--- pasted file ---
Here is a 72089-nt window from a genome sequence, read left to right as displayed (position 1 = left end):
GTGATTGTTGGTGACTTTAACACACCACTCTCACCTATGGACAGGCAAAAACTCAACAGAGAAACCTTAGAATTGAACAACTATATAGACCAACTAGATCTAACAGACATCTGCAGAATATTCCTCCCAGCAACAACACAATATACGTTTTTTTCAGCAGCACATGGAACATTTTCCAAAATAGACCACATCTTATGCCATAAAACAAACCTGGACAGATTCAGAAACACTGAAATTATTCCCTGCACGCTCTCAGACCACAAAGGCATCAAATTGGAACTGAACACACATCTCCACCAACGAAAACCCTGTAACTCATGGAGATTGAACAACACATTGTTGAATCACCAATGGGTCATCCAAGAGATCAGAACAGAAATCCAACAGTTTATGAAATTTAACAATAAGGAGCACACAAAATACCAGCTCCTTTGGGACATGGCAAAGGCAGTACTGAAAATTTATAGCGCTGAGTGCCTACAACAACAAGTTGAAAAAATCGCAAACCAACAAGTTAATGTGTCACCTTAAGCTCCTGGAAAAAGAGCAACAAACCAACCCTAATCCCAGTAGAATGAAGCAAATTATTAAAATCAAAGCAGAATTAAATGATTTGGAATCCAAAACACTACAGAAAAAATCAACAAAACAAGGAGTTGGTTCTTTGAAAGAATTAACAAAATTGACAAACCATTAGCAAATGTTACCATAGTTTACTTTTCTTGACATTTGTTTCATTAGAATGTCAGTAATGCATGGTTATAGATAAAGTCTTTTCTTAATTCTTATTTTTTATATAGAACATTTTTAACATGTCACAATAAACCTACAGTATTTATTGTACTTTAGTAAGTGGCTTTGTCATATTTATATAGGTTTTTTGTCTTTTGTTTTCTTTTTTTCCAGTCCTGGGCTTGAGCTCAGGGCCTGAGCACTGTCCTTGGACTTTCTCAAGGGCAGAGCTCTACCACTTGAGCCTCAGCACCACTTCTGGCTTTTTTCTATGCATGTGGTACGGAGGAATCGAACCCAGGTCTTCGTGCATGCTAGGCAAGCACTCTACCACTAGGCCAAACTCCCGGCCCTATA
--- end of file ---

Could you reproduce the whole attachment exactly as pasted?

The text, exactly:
Here is a 72089-nt window from a genome sequence, read left to right as displayed (position 1 = left end):
GTGATTGTTGGTGACTTTAACACACCACTCTCACCTATGGACAGGCAAAAACTCAACAGAGAAACCTTAGAATTGAACAACTATATAGACCAACTAGATCTAACAGACATCTGCAGAATATTCCTCCCAGCAACAACACAATATACGTTTTTTTCAGCAGCACATGGAACATTTTCCAAAATAGACCACATCTTATGCCATAAAACAAACCTGGACAGATTCAGAAACACTGAAATTATTCCCTGCACGCTCTCAGACCACAAAGGCATCAAATTGGAACTGAACACACATCTCCACCAACGAAAACCCTGTAACTCATGGAGATTGAACAACACATTGTTGAATCACCAATGGGTCATCCAAGAGATCAGAACAGAAATCCAACAGTTTATGAAATTTAACAATAAGGAGCACACAAAATACCAGCTCCTTTGGGACATGGCAAAGGCAGTACTGAAAATTTATAGCGCTGAGTGCCTACAACAACAAGTTGAAAAAATCGCAAACCAACAAGTTAATGTGTCACCTTAAGCTCCTGGAAAAAGAGCAACAAACCAACCCTAATCCCAGTAGAATGAAGCAAATTATTAAAATCAAAGCAGAATTAAATGATTTGGAATCCAAAACACTACAGAAAAAATCAACAAAACAAGGAGTTGGTTCTTTGAAAGAATTAACAAAATTGACAAACCATTAGCAAATGTTACCATAGTTTACTTTTCTTGACATTTGTTTCATTAGAATGTCAGTAATGCATGGTTATAGATAAAGTCTTTTCTTAATTCTTATTTTTTATATAGAACATTTTTAACATGTCACAATAAACCTACAGTATTTATTGTACTTTAGTAAGTGGCTTTGTCATATTTATATAGGTTTTTTGTCTTTTGTTTTCTTTTTTTCCAGTCCTGGGCTTGAGCTCAGGGCCTGAGCACTGTCCTTGGACTTTCTCAAGGGCAGAGCTCTACCACTTGAGCCTCAGCACCACTTCTGGCTTTTTTCTATGCATGTGGTACGGAGGAATCGAACCCAGGTCTTCGTGCATGCTAGGCAAGCACTCTACCACTAGGCCAAACTCCCGGCCCTATA